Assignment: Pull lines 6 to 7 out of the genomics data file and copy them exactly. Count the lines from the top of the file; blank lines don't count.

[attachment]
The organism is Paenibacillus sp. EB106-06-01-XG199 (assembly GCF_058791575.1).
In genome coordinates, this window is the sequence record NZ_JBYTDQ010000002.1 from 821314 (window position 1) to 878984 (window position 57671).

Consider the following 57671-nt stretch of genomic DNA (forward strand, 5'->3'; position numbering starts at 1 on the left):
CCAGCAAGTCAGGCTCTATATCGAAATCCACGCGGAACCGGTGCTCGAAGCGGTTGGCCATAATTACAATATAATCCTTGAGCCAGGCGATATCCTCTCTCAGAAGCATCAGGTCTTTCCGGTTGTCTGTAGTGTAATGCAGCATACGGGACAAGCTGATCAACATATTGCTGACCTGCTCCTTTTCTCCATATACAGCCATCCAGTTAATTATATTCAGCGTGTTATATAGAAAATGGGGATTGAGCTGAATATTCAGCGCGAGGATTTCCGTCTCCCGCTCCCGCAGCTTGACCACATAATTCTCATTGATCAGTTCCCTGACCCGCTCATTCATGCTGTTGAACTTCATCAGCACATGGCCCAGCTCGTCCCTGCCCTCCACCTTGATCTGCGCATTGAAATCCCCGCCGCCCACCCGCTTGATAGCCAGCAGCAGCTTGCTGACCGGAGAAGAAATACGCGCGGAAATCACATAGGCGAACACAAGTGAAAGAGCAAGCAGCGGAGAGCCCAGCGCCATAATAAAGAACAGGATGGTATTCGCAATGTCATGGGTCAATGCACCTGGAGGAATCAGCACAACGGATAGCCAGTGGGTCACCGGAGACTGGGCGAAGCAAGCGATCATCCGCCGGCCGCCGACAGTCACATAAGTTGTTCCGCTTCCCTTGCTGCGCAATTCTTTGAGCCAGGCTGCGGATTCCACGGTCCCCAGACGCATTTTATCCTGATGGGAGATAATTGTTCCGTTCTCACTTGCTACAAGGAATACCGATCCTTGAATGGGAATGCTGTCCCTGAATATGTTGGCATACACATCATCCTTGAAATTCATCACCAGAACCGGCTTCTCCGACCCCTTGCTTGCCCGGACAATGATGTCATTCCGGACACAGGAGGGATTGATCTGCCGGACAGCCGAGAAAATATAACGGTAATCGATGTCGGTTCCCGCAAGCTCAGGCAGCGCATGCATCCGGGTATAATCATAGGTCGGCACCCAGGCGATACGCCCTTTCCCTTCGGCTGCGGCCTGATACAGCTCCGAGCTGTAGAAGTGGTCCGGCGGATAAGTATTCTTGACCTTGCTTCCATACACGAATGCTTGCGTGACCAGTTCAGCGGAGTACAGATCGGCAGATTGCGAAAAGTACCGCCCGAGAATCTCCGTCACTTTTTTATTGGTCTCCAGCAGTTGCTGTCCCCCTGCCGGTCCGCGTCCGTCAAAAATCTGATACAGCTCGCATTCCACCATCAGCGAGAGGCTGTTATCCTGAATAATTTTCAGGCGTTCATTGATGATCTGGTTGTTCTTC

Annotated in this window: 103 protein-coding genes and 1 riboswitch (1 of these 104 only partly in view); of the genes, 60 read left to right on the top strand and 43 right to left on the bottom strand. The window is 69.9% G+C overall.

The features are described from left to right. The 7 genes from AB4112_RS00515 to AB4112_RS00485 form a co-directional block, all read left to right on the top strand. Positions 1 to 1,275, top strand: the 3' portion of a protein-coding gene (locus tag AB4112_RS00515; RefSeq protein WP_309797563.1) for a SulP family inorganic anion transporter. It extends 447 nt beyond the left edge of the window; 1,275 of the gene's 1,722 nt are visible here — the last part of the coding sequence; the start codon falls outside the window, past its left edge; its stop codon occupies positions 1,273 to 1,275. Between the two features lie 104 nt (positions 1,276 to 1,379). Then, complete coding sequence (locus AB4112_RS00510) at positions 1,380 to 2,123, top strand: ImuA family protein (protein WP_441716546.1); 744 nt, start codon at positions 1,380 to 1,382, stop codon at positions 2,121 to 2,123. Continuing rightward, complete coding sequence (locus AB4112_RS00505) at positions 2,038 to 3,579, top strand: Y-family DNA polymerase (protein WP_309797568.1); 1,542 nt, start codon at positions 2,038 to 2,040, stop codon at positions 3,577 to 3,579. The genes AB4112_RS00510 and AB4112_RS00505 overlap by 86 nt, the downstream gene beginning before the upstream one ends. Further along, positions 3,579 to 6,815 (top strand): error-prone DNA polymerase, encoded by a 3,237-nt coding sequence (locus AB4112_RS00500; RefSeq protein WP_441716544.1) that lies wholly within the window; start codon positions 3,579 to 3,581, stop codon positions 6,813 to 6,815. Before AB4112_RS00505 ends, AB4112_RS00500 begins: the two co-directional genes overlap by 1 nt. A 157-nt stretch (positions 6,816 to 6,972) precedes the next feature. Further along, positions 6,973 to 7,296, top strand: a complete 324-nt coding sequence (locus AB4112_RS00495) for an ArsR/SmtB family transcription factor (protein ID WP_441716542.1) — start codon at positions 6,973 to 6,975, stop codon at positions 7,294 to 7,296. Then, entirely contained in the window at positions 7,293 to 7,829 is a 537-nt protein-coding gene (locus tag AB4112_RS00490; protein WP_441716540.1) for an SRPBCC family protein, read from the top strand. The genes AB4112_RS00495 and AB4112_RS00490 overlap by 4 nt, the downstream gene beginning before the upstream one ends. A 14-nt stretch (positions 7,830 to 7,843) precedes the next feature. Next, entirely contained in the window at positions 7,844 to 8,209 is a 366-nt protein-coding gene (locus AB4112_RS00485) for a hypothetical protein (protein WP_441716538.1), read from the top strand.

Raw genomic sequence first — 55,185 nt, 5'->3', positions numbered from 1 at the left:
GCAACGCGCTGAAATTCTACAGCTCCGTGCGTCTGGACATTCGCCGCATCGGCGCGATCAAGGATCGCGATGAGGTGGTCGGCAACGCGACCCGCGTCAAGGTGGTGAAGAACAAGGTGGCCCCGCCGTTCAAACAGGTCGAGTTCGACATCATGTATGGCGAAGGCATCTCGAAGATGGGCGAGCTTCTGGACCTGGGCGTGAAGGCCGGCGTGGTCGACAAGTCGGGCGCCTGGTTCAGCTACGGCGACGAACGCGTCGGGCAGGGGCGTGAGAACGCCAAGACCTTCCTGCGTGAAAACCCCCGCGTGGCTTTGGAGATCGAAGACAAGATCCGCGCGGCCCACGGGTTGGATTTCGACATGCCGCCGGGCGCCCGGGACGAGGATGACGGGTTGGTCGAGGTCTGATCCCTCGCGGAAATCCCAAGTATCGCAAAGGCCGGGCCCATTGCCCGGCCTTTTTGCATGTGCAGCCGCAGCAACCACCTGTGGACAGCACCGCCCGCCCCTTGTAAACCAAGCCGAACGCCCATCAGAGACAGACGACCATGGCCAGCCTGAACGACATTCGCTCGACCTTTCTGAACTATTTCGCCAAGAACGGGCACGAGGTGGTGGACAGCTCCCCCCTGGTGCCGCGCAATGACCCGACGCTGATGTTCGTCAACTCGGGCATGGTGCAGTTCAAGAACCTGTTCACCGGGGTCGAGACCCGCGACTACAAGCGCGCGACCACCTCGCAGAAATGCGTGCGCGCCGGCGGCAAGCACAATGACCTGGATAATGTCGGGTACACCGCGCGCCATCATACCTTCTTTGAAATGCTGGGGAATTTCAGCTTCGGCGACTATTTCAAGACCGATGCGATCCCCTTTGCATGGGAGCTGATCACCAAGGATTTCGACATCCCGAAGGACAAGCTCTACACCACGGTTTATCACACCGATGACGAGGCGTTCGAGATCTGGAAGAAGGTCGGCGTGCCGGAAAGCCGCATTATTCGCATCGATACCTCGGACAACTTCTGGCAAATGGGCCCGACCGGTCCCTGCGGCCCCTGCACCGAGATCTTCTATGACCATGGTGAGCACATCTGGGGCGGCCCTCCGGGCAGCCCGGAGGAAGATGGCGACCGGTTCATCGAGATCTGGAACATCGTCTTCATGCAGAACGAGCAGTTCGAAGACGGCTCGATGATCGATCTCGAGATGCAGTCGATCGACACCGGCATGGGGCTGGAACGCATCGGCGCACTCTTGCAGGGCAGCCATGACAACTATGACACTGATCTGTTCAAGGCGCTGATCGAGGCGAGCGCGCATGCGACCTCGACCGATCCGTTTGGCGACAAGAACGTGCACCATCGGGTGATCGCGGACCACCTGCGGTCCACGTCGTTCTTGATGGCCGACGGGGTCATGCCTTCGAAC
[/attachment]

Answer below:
The features are described from left to right. The 7 genes from AB4112_RS00515 to AB4112_RS00485 form a co-directional block, all read left to right on the top strand. Positions 1 to 1,275, top strand: the 3' portion of a protein-coding gene (locus tag AB4112_RS00515; RefSeq protein WP_309797563.1) for a SulP family inorganic anion transporter. It extends 447 nt beyond the left edge of the window; 1,275 of the gene's 1,722 nt are visible here — the last part of the coding sequence; the start codon falls outside the window, past its left edge; its stop codon occupies positions 1,273 to 1,275. Between the two features lie 104 nt (positions 1,276 to 1,379). Then, complete coding sequence (locus AB4112_RS00510) at positions 1,380 to 2,123, top strand: ImuA family protein (protein WP_441716546.1); 744 nt, start codon at positions 1,380 to 1,382, stop codon at positions 2,121 to 2,123. Continuing rightward, complete coding sequence (locus AB4112_RS00505) at positions 2,038 to 3,579, top strand: Y-family DNA polymerase (protein WP_309797568.1); 1,542 nt, start codon at positions 2,038 to 2,040, stop codon at positions 3,577 to 3,579. The genes AB4112_RS00510 and AB4112_RS00505 overlap by 86 nt, the downstream gene beginning before the upstream one ends. Further along, positions 3,579 to 6,815 (top strand): error-prone DNA polymerase, encoded by a 3,237-nt coding sequence (locus AB4112_RS00500; RefSeq protein WP_441716544.1) that lies wholly within the window; start codon positions 3,579 to 3,581, stop codon positions 6,813 to 6,815. Before AB4112_RS00505 ends, AB4112_RS00500 begins: the two co-directional genes overlap by 1 nt. A 157-nt stretch (positions 6,816 to 6,972) precedes the next feature. Further along, positions 6,973 to 7,296, top strand: a complete 324-nt coding sequence (locus AB4112_RS00495) for an ArsR/SmtB family transcription factor (protein ID WP_441716542.1) — start codon at positions 6,973 to 6,975, stop codon at positions 7,294 to 7,296. Then, entirely contained in the window at positions 7,293 to 7,829 is a 537-nt protein-coding gene (locus tag AB4112_RS00490; protein WP_441716540.1) for an SRPBCC family protein, read from the top strand. The genes AB4112_RS00495 and AB4112_RS00490 overlap by 4 nt, the downstream gene beginning before the upstream one ends. A 14-nt stretch (positions 7,830 to 7,843) precedes the next feature. Next, entirely contained in the window at positions 7,844 to 8,209 is a 366-nt protein-coding gene (locus AB4112_RS00485) for a hypothetical protein (protein WP_441716538.1), read from the top strand.

Raw genomic sequence first — 55,185 nt, 5'->3', positions numbered from 1 at the left: